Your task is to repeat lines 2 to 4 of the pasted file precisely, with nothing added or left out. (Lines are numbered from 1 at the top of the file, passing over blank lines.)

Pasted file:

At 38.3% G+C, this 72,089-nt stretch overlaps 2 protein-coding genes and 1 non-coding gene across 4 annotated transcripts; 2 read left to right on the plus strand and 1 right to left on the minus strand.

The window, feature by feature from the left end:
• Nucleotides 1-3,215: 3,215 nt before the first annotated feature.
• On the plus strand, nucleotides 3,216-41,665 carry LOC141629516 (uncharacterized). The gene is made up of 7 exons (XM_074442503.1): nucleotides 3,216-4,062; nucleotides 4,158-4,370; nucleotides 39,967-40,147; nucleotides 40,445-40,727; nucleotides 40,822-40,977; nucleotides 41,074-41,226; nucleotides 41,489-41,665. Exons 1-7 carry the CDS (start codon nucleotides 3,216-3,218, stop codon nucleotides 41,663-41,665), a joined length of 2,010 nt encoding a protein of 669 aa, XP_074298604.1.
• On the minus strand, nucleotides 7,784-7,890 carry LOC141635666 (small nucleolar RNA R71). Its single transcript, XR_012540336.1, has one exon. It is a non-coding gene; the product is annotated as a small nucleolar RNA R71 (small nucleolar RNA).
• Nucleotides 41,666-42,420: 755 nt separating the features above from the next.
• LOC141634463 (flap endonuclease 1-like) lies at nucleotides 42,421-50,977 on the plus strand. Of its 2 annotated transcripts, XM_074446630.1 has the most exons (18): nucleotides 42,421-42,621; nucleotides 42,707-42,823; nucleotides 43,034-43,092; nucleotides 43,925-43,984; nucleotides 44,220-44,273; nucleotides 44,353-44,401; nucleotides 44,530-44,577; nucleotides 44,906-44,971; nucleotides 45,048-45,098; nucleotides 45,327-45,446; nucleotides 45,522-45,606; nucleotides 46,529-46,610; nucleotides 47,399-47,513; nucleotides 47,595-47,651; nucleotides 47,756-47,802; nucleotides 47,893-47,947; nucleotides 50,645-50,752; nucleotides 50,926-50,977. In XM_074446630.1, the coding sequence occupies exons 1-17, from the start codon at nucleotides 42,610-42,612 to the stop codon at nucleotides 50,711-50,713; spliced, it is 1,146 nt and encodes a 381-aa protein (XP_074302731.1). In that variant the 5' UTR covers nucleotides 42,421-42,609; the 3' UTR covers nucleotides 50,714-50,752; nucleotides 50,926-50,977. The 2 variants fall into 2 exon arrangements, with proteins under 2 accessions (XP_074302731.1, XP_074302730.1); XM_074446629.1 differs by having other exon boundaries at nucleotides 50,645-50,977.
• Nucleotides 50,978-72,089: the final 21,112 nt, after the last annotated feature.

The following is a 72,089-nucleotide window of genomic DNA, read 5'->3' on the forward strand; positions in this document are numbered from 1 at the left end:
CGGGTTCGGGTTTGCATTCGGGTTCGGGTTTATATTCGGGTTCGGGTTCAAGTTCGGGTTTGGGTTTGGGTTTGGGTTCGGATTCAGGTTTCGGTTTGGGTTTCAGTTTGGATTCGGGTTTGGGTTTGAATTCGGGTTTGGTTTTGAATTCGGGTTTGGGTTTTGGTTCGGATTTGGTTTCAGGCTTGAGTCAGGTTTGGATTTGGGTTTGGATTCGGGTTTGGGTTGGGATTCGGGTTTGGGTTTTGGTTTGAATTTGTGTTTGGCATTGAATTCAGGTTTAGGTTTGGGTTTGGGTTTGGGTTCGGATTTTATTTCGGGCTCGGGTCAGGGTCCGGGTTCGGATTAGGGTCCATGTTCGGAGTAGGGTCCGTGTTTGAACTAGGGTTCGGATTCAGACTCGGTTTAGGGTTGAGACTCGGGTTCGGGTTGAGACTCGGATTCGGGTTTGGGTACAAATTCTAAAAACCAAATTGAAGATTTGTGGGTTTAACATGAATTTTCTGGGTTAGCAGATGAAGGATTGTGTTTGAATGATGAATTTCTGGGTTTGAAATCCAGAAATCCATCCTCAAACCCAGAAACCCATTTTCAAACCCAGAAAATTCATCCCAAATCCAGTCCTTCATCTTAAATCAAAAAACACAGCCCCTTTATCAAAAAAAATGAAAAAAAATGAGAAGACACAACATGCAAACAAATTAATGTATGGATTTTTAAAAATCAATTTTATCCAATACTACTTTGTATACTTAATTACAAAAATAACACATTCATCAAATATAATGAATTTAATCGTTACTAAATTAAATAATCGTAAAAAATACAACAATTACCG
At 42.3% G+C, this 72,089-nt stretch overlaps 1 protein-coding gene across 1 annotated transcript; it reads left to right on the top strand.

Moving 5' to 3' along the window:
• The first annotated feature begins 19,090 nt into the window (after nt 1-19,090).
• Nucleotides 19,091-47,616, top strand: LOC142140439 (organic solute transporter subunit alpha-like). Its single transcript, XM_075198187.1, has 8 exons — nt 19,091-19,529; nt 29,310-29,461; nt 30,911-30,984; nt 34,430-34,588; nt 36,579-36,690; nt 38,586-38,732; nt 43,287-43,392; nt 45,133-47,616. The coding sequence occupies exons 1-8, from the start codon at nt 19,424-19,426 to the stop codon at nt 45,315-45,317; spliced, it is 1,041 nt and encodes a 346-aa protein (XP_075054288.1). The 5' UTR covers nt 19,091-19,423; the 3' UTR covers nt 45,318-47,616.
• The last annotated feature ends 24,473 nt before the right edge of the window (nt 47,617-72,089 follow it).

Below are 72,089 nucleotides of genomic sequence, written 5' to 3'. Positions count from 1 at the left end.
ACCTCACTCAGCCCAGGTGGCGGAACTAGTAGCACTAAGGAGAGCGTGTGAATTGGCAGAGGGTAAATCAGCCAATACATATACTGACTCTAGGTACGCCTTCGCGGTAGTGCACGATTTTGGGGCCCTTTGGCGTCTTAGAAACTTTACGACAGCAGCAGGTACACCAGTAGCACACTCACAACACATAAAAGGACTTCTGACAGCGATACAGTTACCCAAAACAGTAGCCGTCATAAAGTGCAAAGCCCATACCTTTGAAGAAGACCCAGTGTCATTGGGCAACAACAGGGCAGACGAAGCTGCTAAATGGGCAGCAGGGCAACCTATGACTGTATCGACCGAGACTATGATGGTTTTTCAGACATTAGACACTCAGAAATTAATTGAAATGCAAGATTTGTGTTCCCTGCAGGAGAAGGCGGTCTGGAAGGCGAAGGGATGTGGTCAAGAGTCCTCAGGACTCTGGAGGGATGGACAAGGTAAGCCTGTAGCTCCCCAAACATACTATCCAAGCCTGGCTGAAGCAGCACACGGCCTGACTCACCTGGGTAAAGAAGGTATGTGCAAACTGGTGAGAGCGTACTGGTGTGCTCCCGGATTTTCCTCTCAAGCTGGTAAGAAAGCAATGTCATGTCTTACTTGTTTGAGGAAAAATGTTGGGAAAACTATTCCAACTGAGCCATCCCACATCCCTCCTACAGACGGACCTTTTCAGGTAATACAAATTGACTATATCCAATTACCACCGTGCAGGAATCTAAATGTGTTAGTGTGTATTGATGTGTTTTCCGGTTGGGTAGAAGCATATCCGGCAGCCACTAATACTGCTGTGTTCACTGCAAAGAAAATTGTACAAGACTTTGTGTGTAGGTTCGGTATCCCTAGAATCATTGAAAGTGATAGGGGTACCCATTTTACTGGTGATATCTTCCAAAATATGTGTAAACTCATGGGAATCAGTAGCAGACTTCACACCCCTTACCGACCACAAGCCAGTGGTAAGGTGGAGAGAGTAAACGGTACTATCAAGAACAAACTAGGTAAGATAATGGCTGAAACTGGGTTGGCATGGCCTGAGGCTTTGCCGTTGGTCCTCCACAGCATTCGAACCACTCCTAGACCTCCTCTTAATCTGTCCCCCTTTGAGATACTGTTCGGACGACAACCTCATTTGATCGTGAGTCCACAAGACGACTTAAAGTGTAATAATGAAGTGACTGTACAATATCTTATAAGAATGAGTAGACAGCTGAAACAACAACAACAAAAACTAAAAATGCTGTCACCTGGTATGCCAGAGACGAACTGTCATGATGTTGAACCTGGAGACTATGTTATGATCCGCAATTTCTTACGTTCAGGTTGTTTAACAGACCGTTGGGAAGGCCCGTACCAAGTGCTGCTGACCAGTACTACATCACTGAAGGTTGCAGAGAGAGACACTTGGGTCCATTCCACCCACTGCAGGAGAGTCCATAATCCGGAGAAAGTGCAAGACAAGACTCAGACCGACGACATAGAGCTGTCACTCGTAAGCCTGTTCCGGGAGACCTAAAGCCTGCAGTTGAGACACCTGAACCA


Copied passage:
The window, feature by feature from the left end:
• Nucleotides 1-3,215: 3,215 nt before the first annotated feature.
• On the plus strand, nucleotides 3,216-41,665 carry LOC141629516 (uncharacterized). The gene is made up of 7 exons (XM_074442503.1): nucleotides 3,216-4,062; nucleotides 4,158-4,370; nucleotides 39,967-40,147; nucleotides 40,445-40,727; nucleotides 40,822-40,977; nucleotides 41,074-41,226; nucleotides 41,489-41,665. Exons 1-7 carry the CDS (start codon nucleotides 3,216-3,218, stop codon nucleotides 41,663-41,665), a joined length of 2,010 nt encoding a protein of 669 aa, XP_074298604.1.